Today, 15th of May 2012, is Madrid’s Patron Saint’s Day, San Isidro Labrador. It’s Madrid’s most “Castizo” day of the year with festival events throughout the city including concerts in “Las Vistillas”, a month long bullfight festival in the Plaza de Toros de Las Ventas, and period costumes, dances, and food in the Pradera de San Isidro.
Yesterday morning and this morning I went to Madrid’s Pradera de San Isidro – which is just in the adjacent neighborhood to where I live, not a 20-minute walk away. Today was hot, however, but not as hot as yesterday, I don’t think, probably ‘only’ reaching 85ºF/29ºC. But it’s a dry heat, right?
There’s LOTS to see, do, and eat in the Pradera de San Isidro. When you go, remember to take your patience, first and foremost. The Pradera is FULL of people walking in all directions while looking at a 90º angle to which they’re walking. Imagine a big State Fair in the USA and that’s what it’s like. Imagine some of those same people pushing baby strollers as if it were a snow-plow without brakes. You get the idea.
Protect yourself from the scorching Madrid sun. Take a hat or an umbrella or a handkerchief or make a paper hat out of the day’s newspaper because it’s hot and there’s little shade on the main strip. Beware of umbrella-carrying people pushing strollers and looking at a 90º angle to which they’re walking.
I LOVE seeing people, very young and very old, wearing period costumes from the late 1700s and early 1800s. There are “Chulapos” & “Chulapas” as well as the “Goyesca” costumes. I prefer the more common-man “Chulapo” costume to the somewhat upper-class “Goyesca” ones, though. The cutest of the cute are the little boys and girls in costumes.
During the San Isidro Festival, one can visit the “Ermita del Santo” in the Pradera de San Isidro. I went the day BEFORE San Isidro, the 14th, and could walk directly into the Hermitage without waiting.
This same day, the 14th, I was also able to drink from the fountain of the aforementioned “Ermita del Santo”, which, as legend has it, its water has “healing powers”. I don’t know about that, but it did smell a bit odd, but not better or worse than the “hard” well-water I grew up on in rural Ohio. I did notice, however, that the glasses from which were were drinking were simply re-filled for the next person and not washed first. This, I noticed, AFTER drinking from the water glass. Hmmm…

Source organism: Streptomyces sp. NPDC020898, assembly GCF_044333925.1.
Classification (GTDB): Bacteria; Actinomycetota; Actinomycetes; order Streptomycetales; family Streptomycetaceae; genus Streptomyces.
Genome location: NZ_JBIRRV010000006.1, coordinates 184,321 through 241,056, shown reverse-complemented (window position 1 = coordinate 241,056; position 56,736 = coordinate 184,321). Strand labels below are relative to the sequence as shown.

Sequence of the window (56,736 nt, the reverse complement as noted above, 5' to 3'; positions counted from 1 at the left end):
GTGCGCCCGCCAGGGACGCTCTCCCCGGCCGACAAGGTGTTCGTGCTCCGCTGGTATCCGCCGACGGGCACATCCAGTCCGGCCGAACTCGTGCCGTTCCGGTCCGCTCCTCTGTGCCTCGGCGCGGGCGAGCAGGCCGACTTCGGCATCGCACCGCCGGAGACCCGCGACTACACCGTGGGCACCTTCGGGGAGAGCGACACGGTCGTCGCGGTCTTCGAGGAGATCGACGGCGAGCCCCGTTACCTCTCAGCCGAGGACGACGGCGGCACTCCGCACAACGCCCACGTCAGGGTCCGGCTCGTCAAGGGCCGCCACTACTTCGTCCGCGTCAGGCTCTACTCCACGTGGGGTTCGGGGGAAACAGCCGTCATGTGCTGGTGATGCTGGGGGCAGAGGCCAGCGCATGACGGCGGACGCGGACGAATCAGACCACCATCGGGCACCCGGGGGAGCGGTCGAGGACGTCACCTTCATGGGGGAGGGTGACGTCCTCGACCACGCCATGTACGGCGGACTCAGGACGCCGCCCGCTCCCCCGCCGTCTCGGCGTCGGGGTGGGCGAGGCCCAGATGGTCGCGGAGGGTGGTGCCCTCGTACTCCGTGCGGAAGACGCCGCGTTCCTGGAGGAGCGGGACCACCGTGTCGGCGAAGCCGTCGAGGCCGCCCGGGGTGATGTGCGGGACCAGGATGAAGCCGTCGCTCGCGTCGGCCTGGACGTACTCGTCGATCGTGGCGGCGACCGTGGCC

The next day, today, the 15th and Madrid’s Patron Saint’s Day, the line for the “Ermita” was half-way down the hill and the line to drink the water went alllll the way down the hill, possibly spanning 400 meters.
At noon, the Catholic Mass started – and lasted about an hour. This takes place in the open-air, under the sun, and at the mid-point of the Pradera de San Isidro, essentially dividing the bars, restaurants and gaming stands in the upper portion from the sweets, “Ermita del Santo”, and “Castizo” dances in the lower portion. I have to wonder if it was logistically planned this way, dividing the “sinful” area from the puritan area. But no, surely not, this was just the flattest portion of the hill on which to install several hundred chairs and a stage.
There is ABSOLUTELY NO SHORTAGE of food at this festival. A LOT of meats are consumed here, be it rabbit, ribs, suckling pig, chicken, and sausages. AND the yummy fried foods like “chopitos“, “croquetas“, “patas bravas“, “calamares“, and “salmonetes“. And don’t forget the enormous paellas concocted here! Mmmm.. It makes me hungry just thinking about them. Most “stands” have the bar up-front at the street side and the restaurant tables in under shade tarps in the back. I’ve never eaten here, but have had one or two “Tinto de verano” drinks to cool off during the uphill, sun-drenched trek. Later, I had a headache.
Apart from the meal-type-foods, you also have the bread, cheese, and olive stands which serve you in to-go containers.
“Rosquillas“. They look like donuts, but they’re not, although they are fried batter in a circle with a hole in the middle and topped with flavored, hardened sugars and syrups. As opposed to donuts, these fried dough is usually drier, not as moist, oftentimes harder, too.
Rosquillas can be eaten on-the-go, of course, but are more commonly eaten for “merienda” or breakfast. This year I bought 2-dozen and finished them within 3-days. I had help, of course. Check out the mature “Chulapa” at the far right of the below photo, she’s obviously enjoying hers on-the-go. If you click the photo and look closely, you can see the crumbs on her lips. MMmm.. Gooood.
There’s no lack of dancing going on on the streets of the Pradera de San Isidro. Sometimes they dance “El Chotis” and othertimes they dance a “pasodoble”, but the “El Chotis” is the most typical for this festival. For the most part, the man stands still while the woman spins him around slowly. Hmm.. Sounds familiar, right? The woman does all the work while the man just stands there. See video below of “El Chotis”.
So another San Isidro has come and gone – apart from the bullfighting festival which lasts to mid-June or so, many of which will be televised, but the photos, videos, and memories will last us at least until next year.
Happy San Isidro Day, Madrileños! I’m awaiting your end-of-holiday fireworks at 12 midnight, which I’ll happily watch from our building’s rooftop terraza. Man, I love Madrid.
UPDATE: I’ve just come down from the rooftop terraza after watching a spectacular showing of 15-minutes of end-of-festival fireworks. A great show in the dead-of-night to end Madrid’s most “Castizo” of holidays. Until next year!
Also read all year’s accounts of the San Isidro Festival in Madrid with lots of information, insights, photos and videos: